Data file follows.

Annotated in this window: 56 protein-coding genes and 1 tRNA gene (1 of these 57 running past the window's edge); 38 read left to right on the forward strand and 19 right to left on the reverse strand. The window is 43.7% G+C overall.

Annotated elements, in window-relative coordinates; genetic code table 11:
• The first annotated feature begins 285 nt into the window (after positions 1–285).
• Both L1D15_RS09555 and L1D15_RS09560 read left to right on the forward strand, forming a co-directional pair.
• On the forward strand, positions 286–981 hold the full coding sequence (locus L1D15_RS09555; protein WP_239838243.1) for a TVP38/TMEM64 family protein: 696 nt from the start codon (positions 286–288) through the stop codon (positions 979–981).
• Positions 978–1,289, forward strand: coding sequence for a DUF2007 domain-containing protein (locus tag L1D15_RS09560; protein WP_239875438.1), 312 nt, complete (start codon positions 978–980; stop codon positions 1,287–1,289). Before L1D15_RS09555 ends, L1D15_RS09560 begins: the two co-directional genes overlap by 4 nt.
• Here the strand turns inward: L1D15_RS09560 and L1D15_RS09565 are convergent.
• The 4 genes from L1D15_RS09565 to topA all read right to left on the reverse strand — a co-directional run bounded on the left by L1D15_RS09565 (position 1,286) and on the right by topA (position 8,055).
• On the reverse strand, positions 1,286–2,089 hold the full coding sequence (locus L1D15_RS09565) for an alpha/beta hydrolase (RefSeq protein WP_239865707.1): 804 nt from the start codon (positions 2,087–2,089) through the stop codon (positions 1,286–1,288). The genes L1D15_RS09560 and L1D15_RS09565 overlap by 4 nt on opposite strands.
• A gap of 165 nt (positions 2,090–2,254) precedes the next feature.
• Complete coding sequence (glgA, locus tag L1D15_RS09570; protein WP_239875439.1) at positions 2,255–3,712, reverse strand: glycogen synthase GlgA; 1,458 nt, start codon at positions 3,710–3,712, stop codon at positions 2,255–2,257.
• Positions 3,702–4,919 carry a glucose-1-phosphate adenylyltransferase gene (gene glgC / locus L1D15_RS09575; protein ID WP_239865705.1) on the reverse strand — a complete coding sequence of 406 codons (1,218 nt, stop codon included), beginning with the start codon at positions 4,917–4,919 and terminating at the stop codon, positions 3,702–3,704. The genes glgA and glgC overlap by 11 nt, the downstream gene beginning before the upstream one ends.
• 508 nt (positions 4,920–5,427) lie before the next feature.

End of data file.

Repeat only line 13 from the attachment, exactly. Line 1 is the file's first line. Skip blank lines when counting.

• 508 nt (positions 4,920–5,427) lie before the next feature.